Imagine flipping through your Facebook News Feed first thing in the morning and spotting a notification that your ex is now “in a relationship.”

Or maybe the Memories feature shows a photo from that beach vacation you took together last year. Or your ex-lover’s new lover’s mom shows up under People You May Know.

Scenarios like these are real and not uncommon, according to a new University of Colorado Boulder study exploring how breaking up is even harder to do in the digital age.

“Before social media, break-ups still sucked, but it was much easier to get distance from the person,” said Anthony Pinter, a doctoral student in the information science department and lead author of the study published in the journal Proceedings of the ACM (Association for Computing Machinery).”It can make it almost impossible to move on if you are constantly being bombarded with reminders in different places online.”

The research team recruited participants who had experienced an upsetting encounter online involving a break-up within the past 18 months and interviewed them for over an hour.

Among 19 who underwent in-depth interviews, a disturbing trend emerged: Even when people took every measure they saw possible to remove their exes from their online lives, social media returned them – often multiple times a day.

“A lot of people make the assumption that they can just unfriend their ex or unfollow them and they are not going to have to deal with this anymore,” said Pinter. “Our work shows that this is not the case.”

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News Feed, the primary interface that opens when one launches Facebook, was a major source of distress, delivering news of ex-lovers announcing they were in a new relationship. In one case, a participant noticed his roommate had already “liked” his ex’s post. He was the last of his friends to know.

Memories, which revives posts from years’ past, was equally heart-rending, with one participant recalling how a sweet years-old message from his ex-wife popped up out of nowhere delivering an “emotional wallop.”

Many shared stories of encountering exes via their comments in shared spaces, such as groups or mutual friends’ pictures.

“In real life, you get to decide who gets the cat and who gets the couch, but online it’s a lot harder to determine who gets this picture or who gets this group,” said Pinter.

Take A Break works – for some

In 2015, Facebook launched the Take A Break feature, which detects when a user switches from “in a relationship” to “single” and asks if they want the platform to hide that person’s activities. But people like Pinter, who don’t use the Relationship Status tool, never get such an offer.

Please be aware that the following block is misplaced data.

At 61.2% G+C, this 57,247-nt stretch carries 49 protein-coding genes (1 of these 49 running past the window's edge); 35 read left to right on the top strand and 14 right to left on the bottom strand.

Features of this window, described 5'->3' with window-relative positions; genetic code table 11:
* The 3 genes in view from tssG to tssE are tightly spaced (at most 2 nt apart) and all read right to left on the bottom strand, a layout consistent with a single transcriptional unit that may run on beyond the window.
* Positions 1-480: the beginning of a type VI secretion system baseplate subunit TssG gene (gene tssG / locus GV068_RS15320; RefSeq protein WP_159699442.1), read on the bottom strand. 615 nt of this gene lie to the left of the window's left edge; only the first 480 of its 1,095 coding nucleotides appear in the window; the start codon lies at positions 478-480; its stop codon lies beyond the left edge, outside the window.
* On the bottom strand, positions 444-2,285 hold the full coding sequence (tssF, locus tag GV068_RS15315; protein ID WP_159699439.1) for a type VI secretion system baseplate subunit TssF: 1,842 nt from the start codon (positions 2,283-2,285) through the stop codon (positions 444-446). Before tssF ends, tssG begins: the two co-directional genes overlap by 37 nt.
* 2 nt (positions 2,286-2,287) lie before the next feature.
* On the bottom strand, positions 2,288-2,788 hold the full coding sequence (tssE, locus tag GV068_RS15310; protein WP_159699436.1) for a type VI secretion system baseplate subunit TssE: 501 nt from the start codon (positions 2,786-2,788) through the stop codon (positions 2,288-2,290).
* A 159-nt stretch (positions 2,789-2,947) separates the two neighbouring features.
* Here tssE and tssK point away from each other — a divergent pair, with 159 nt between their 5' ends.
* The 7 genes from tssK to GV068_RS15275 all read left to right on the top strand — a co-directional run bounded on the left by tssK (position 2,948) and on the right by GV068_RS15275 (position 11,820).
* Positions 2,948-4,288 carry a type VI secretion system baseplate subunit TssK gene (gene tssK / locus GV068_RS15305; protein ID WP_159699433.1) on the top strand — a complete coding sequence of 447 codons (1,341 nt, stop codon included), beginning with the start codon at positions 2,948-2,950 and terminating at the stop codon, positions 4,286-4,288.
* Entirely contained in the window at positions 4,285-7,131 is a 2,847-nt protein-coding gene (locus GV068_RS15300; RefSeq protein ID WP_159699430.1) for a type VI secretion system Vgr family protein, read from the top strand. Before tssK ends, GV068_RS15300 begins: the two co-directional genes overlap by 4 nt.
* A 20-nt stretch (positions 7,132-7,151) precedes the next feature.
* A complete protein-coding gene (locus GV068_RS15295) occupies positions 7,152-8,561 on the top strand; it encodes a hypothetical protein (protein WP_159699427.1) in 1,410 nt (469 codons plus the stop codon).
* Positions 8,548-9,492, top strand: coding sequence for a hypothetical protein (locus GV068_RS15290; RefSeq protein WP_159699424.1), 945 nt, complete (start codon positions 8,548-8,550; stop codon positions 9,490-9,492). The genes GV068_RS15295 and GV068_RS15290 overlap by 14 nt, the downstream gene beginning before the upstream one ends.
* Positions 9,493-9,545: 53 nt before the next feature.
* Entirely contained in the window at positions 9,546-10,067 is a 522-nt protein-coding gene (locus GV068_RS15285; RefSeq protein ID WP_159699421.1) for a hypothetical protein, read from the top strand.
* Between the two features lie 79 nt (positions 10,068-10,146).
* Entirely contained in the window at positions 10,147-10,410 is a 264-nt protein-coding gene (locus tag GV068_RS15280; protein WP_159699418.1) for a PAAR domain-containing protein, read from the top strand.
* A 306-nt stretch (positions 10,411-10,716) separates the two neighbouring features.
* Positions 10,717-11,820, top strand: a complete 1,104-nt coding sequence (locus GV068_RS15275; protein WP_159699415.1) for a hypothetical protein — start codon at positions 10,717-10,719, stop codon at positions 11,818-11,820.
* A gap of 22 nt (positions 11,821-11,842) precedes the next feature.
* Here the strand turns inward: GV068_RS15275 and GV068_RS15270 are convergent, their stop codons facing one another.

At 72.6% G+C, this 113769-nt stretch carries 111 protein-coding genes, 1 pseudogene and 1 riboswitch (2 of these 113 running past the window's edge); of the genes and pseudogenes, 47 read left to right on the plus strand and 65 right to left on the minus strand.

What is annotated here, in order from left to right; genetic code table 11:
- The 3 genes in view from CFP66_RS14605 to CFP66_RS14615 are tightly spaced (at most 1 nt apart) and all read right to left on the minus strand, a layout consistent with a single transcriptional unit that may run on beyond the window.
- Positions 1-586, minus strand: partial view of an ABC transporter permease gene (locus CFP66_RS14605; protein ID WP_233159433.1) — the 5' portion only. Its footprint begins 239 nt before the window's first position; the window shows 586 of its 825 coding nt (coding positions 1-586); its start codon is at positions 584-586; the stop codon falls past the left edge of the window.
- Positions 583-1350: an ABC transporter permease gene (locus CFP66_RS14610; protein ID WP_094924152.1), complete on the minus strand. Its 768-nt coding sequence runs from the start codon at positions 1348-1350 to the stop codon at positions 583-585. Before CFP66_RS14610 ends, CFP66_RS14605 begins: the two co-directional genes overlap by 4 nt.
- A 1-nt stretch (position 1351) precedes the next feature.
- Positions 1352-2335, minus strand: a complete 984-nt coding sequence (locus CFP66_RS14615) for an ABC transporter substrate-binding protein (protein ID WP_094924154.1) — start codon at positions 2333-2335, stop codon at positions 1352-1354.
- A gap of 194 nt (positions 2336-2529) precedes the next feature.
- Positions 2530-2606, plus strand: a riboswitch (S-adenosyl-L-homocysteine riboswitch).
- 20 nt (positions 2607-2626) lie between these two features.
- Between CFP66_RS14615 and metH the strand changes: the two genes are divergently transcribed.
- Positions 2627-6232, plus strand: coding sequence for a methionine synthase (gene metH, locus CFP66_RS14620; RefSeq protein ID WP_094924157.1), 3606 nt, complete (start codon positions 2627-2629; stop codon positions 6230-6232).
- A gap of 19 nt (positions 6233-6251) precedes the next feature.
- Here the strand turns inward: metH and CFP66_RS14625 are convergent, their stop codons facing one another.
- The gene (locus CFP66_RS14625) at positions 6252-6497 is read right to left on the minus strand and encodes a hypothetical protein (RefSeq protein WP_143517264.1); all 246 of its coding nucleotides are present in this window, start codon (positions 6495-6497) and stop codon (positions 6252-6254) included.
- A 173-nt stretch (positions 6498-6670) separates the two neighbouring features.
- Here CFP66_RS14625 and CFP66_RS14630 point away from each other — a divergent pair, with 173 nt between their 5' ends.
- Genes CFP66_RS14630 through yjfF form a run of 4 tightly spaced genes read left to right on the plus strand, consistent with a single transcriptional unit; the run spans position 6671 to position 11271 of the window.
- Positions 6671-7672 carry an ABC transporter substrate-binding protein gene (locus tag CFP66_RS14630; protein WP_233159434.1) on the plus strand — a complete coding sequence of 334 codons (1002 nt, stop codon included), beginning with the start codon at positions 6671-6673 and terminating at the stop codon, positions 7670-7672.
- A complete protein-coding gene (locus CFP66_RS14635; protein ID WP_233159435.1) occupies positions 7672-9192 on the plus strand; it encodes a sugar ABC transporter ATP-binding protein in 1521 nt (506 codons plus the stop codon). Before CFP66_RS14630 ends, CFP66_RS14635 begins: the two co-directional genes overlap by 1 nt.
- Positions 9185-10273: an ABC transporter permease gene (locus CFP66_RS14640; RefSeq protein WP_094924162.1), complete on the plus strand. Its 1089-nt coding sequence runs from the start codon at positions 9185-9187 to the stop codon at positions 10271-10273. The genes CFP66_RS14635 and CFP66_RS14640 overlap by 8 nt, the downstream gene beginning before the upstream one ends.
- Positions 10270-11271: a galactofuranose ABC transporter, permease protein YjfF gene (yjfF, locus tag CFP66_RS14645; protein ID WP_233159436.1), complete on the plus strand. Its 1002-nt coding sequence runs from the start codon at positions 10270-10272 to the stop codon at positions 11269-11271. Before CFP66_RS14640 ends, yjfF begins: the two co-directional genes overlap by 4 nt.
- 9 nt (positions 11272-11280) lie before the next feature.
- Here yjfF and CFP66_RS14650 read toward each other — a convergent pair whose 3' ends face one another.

“Facebook doesn’t know we broke up because Facebook never knew we were in a relationship,” he said.

Even when someone unfriends their ex, if a mutual friend posts a picture without tagging them in it, that picture may still flow through their feed.

And even when they blocked their exes entirely some reported that the ex’s friends and family would still show up on Facebook as suggestions under People You May Know.

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“Am I never going to be free of all this crap online?” asked one exasperated participant.

The research stems from a larger National Science Foundation grant award called Humanizing Algorithms, aimed at identifying and offering solutions for “algorithmic insensitivity.”

“Algorithms are really good at seeing patterns in clicks, likes and when things are posted, but there is a whole lot of nuance in how we interact with people socially that they haven’t been designed to pick up,” said Brubaker.

The authors suggest that such encounters could be minimized if platform designers paid more attention to the “social periphery” – all those people, groups, photos and events that spring up around a connection between two users.

For those wanting to rid their online lives from reminders of love lost, they recommend unfriending, untagging, using Take a Break and blocking while understanding they may not be foolproof.

Your best bet, said Pinter: “Take a break from social media for a while until you are in a better place.”